Purpose – The purpose of this paper is to explore the interface between the professional and personal, and particularly personal realities reflected in the Equality Act (2010), within a clinical psychology training context.
Design/methodology/approach – An innovative action research process involving discussions, seminars and focus groups. The first author was a trainee on the programme and had been an informal carer. The other two authors are programme staff with service user experience. In the cycle presented here, six staff members and 14 trainees attended five 50‐minute reflective group sessions. Data were collected by focus group and analysed using thematic analysis.
Findings – Participants voiced continuing uncertainty about the personal‐professional interface alongside increased understanding of ways to enact it. Parenthood, class and mental health were identified as important domains and competition between these emerged as a theme.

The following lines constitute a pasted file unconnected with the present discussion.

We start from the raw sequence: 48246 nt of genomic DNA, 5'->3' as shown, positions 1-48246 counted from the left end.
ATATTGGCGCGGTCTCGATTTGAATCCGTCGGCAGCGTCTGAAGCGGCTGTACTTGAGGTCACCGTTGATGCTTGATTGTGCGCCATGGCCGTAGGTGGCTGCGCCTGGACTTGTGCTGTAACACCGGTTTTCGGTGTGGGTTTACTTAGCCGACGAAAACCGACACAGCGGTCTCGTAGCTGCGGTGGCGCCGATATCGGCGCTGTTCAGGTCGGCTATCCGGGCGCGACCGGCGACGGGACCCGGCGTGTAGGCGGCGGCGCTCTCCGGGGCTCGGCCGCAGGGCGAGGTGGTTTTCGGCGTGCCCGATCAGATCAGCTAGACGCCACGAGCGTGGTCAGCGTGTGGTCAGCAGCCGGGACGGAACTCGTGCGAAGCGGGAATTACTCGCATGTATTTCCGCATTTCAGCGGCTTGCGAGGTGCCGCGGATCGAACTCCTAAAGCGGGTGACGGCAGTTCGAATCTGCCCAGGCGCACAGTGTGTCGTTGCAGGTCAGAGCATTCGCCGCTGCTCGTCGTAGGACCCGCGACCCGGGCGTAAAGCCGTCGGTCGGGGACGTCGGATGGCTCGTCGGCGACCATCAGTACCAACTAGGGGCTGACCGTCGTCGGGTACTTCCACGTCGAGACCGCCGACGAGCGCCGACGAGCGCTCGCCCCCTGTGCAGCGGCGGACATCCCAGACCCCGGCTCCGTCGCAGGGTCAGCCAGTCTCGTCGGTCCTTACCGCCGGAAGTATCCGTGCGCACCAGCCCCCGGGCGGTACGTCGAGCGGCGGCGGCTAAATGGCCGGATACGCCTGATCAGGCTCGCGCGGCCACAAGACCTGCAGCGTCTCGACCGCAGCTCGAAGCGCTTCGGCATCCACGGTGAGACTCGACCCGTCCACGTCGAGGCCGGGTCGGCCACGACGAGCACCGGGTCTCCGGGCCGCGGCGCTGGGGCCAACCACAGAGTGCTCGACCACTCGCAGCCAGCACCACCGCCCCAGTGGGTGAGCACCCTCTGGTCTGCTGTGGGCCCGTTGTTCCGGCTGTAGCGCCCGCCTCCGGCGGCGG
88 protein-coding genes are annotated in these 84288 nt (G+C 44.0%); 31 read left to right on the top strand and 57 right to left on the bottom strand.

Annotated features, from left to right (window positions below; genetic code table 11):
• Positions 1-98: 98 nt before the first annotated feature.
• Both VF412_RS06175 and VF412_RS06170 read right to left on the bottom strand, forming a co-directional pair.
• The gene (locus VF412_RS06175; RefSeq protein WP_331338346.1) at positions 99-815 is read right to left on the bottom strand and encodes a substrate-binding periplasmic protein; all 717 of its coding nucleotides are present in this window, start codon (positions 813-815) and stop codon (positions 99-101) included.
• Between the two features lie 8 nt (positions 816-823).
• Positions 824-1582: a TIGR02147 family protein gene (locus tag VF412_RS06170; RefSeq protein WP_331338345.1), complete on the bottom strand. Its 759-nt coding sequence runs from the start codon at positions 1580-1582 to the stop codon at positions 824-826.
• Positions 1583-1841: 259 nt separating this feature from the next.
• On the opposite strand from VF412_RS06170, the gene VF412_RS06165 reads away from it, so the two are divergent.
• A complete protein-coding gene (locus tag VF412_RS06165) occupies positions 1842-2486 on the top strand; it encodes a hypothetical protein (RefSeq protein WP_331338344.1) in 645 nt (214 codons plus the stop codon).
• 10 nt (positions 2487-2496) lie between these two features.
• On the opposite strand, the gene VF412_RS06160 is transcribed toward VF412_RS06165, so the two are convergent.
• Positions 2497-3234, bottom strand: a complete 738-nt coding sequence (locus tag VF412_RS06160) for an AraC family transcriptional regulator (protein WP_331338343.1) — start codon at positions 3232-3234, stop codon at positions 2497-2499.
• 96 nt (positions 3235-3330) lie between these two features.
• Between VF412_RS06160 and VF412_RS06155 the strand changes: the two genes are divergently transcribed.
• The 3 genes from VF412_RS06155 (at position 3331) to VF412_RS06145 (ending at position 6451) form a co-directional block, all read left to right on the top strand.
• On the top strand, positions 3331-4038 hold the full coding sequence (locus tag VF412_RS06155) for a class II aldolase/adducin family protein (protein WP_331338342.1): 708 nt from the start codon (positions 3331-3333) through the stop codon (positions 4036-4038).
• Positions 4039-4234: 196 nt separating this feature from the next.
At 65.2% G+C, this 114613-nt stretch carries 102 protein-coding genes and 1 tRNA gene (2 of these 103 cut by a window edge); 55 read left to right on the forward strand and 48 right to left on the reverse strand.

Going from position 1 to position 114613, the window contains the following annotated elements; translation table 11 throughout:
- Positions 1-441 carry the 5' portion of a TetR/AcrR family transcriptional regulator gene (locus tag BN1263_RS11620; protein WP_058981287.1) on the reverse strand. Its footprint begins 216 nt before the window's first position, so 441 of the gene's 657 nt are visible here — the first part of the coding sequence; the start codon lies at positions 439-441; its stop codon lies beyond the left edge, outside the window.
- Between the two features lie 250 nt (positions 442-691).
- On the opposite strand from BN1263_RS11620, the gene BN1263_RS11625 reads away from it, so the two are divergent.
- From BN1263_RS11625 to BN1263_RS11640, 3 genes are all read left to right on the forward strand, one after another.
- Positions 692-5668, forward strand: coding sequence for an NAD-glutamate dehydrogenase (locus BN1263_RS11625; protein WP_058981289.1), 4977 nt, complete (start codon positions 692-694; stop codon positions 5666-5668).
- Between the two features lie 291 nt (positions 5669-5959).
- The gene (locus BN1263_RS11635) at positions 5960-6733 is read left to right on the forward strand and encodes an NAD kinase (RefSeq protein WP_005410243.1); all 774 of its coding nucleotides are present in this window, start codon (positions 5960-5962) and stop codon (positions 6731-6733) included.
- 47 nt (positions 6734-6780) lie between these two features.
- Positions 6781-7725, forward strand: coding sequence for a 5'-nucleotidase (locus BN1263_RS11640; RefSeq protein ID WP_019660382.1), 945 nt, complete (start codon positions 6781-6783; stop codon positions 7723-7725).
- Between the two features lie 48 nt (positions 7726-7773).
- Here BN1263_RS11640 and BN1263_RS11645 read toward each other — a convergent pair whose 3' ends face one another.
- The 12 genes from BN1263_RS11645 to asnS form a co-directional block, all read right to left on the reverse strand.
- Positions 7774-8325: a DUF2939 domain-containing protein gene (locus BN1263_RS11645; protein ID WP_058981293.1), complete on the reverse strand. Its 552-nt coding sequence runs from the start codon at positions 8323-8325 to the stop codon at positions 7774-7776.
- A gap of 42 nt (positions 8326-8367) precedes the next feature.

Research limitations/implications – The reflective groups and focus group have contributed to a process of change in relation to service user involvement and trainee learning. Transferability of the findings to other programmes is discussed and further research is required.
Practical implications – The authors would advocate for partnerships between trainees, staff and service users as a means of learning, researching and change within mental health training.
Originality/value – The authors are unaware of any other similar work: the unusual collaboration by the authors, the use of action research and the adoption of reflective groups within the process is unique.